Juvenile Delinquents

Exploitation Videos 4

published in Video Age, October 1985, Melbourne

Youth. Thugs. Punks. Gangs. Juvenile delinquents. The latter half of the '50s featured them all in what appeared to be a never-ending trend — the JD films. Well, the trend ended soon enough, even though it took many people many years to realize that "youth" was not synonymous with "delinquent." The only really rebellious thing youth was doing in the '50s was proclaiming its own identity. Of course, the "threat" was also interpreted as being potentially profitable, and that's where the film industry comes in — virtually taunting the parents to ban the films (Rebel Without A Cause, The Blackboard Jungle, The Wild One, etc.) while the box-office continued to bulge.

The youth of the '60s didn't just proclaim their identity — they defined it. The leather jacket was replaced by long hair and the zip-gun with molotov cocktails. Gone was the golden age of gilded youth with glinting switchblades. The Shakespearian tragedy of many JD films (culminating in West Side Story in 1964) was superseded by social analysis — which made many "60s films boring (then) and stupid (now). Perhaps youth is the ultimate exploitative subject because it really is best left unexplained. Just think: what are the most memorable elements in any youth or JD film? Their capacity for outlining the social dilemma of youth? No! It's all the sex, swearing, violence and action — those bits where youth is at its most reckless and disconnected from social and family ties.

Looking at most contemporary "youth" films, I can only yawn. Generally, their saving grace is their comic characterisations, handled remarkably well in films like 16 Candles, Fast Times At Ridgemont High, The Wild Life, Valley Girl, etc. "Rebellion" today is most accurately and most unfortunately reflected in The Breakfast Club: four kids are kept in for detention, wherein they analyse each others problems. You've got to be kidding! Can't you just see all the progressive media teachers taking their classes to these scenarios of M-O-R liberalism? ‘Youth’ these days is so grown-up it's painful. But don't despair — the generation-gap is alive and well in your local video store.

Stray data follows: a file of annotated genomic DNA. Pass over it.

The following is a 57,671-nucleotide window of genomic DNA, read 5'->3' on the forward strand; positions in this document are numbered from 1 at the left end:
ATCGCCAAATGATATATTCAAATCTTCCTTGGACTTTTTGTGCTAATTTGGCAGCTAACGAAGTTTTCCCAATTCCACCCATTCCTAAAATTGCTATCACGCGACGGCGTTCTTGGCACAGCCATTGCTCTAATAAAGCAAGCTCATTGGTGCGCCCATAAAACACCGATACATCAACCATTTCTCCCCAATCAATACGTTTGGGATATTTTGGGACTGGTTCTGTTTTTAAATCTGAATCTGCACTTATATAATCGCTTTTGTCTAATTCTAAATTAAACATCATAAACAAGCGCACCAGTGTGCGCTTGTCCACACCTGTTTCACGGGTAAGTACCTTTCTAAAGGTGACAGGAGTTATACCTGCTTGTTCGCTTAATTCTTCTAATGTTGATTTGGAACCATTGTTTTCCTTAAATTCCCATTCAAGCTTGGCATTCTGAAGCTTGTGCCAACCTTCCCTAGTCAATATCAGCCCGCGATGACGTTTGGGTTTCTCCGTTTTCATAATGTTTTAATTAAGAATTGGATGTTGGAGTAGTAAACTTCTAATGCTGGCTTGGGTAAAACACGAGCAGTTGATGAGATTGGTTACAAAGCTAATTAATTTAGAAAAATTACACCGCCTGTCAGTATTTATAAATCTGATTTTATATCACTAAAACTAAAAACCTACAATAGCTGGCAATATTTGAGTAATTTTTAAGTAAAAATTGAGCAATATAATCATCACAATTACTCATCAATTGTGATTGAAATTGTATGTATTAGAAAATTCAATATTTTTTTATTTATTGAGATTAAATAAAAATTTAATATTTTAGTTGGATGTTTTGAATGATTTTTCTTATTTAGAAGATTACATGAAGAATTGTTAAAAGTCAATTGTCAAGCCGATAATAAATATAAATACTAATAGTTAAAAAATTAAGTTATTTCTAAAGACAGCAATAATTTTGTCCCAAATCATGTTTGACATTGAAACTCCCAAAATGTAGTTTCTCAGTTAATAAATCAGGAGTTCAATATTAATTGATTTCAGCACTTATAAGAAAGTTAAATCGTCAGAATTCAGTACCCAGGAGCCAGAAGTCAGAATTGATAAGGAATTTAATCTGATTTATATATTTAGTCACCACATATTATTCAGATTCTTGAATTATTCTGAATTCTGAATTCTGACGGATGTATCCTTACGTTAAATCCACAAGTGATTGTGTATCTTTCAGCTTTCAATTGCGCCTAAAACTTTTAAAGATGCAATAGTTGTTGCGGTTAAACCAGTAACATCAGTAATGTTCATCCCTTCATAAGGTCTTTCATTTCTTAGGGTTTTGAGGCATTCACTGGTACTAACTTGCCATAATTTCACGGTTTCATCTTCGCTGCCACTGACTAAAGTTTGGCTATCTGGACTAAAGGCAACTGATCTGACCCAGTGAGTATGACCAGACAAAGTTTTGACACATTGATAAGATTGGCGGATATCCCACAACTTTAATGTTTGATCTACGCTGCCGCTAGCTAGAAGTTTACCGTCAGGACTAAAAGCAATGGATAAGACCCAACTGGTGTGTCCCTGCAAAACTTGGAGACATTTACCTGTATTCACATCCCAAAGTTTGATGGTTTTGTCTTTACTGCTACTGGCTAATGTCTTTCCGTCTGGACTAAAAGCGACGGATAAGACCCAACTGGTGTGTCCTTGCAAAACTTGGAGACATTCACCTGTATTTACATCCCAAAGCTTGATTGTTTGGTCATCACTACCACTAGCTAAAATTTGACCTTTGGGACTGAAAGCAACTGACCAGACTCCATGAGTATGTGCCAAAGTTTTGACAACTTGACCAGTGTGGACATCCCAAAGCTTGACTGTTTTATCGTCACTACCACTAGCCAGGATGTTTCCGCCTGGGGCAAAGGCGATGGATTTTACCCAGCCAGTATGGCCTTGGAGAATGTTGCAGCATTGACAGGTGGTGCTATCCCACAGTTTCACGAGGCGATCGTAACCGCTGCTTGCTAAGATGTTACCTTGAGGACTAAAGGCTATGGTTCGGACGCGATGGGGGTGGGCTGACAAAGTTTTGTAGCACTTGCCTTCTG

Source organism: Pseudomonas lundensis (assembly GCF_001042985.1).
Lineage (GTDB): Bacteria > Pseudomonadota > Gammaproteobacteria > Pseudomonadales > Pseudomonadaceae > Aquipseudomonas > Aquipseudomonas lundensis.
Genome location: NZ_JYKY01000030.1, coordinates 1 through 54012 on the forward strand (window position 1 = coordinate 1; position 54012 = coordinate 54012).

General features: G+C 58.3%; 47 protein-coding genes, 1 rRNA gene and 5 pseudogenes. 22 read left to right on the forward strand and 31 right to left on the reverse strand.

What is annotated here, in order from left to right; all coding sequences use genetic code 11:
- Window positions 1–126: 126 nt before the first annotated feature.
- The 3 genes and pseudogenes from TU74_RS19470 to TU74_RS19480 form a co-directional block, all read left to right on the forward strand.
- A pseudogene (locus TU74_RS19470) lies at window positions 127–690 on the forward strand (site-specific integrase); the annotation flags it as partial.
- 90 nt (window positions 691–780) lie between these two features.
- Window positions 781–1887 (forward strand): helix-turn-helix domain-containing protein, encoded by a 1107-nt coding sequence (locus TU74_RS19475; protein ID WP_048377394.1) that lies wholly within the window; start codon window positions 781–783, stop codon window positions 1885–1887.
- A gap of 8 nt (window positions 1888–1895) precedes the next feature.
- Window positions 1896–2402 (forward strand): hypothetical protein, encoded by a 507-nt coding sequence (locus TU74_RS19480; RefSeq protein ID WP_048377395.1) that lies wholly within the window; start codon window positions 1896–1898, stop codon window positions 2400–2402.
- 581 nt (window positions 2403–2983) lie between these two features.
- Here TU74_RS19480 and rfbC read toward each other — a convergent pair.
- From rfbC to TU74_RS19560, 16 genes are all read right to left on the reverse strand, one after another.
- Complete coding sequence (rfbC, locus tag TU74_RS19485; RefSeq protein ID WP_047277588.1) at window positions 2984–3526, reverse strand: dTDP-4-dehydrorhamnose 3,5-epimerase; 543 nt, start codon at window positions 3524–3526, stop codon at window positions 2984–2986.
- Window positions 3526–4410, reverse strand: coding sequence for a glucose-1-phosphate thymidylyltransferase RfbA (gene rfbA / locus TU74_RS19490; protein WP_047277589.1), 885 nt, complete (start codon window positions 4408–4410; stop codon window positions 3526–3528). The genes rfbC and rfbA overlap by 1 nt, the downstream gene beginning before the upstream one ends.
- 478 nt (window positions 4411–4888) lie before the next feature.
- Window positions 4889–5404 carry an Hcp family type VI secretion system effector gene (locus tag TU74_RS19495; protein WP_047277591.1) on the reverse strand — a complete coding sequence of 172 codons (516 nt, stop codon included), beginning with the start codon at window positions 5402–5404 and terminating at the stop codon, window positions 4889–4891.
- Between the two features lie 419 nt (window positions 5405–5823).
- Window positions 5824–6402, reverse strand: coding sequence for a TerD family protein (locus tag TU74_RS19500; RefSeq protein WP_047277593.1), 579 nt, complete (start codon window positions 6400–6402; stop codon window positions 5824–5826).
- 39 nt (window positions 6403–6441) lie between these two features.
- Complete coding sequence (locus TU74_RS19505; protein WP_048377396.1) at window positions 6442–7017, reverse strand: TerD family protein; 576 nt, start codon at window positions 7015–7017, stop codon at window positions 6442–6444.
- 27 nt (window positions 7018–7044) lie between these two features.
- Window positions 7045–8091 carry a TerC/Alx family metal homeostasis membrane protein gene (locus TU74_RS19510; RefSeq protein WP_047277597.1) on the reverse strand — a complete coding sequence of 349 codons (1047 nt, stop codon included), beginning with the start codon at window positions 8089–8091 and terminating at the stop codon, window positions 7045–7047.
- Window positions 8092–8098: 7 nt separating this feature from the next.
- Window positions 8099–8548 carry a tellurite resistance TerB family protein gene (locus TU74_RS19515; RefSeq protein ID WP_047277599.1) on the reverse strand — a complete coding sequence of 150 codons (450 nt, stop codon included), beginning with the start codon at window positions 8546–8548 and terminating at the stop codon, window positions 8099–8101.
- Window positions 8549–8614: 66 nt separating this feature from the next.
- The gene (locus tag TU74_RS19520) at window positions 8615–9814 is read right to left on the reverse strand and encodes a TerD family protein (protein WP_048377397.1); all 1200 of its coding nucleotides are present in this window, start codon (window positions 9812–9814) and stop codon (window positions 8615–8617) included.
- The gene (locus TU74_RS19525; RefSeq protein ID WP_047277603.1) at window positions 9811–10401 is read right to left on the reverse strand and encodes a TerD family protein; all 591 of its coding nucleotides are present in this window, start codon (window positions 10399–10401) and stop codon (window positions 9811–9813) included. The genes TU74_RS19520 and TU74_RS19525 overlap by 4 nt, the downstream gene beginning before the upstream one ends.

Jack Hill (a compatriot of Roger Corman) has probably made the best modern JD film to date. Switchblade Sisters (1972) is usually both advertised and catalogued as an erotic/adult film, which is about as accurate as saying that Police Academy is a comedy (Joke). Switchblade Sisters features an all-girl gang who start out as the Silver Debs (the girlfriends of the all-boy Silvers) but, after a bit of sex, violence and conscience-raising, form their own gang, the Jezebels. Their road to independence sees them join forces with a black urban terrorist gang (led by a woman). Hey, we're talking sisterhood, co-ops, urban terrorism, community welfare, feminism and racial-identity. Plus enough action to flesh out at least four mediocre exploitation flicks. Jack Hill, we salute you!

An important theme in many JD films is good ole senseless violence. And, believe it or not, the ultimate film on senseless violence is available on video in Australia. No, I'm not talking about the prissy A Clockwork Orange (which more and more resembles a visually-baroque dissertation on social psychology as time goes by). I'm talking about Just For The Hell Ot It (1968). No plot. No characters. Hardly any synch-sound. About two sets. Bad lighting. Shaky focus. But — loads of violence and nothing else. Made by today's and tomorrow's greatest cult film-maker, Herschell Gordon Lewis (more about him in future columns), this is a totally senseless film, totally about senseless violence. Totally.

The senseless violence keeps on coming in a recent release, Street Kids Ol America (1975). The gang in this film, the Silks, are so dumb and so despicable that you're just waiting for them to blow each other away. Which they eventually do. Drained of any substantial dramatic flows, this film could have been scripted by Samuel Beckett with its scenario of no-future/nowhere/no-way inhabited by pathetic figures.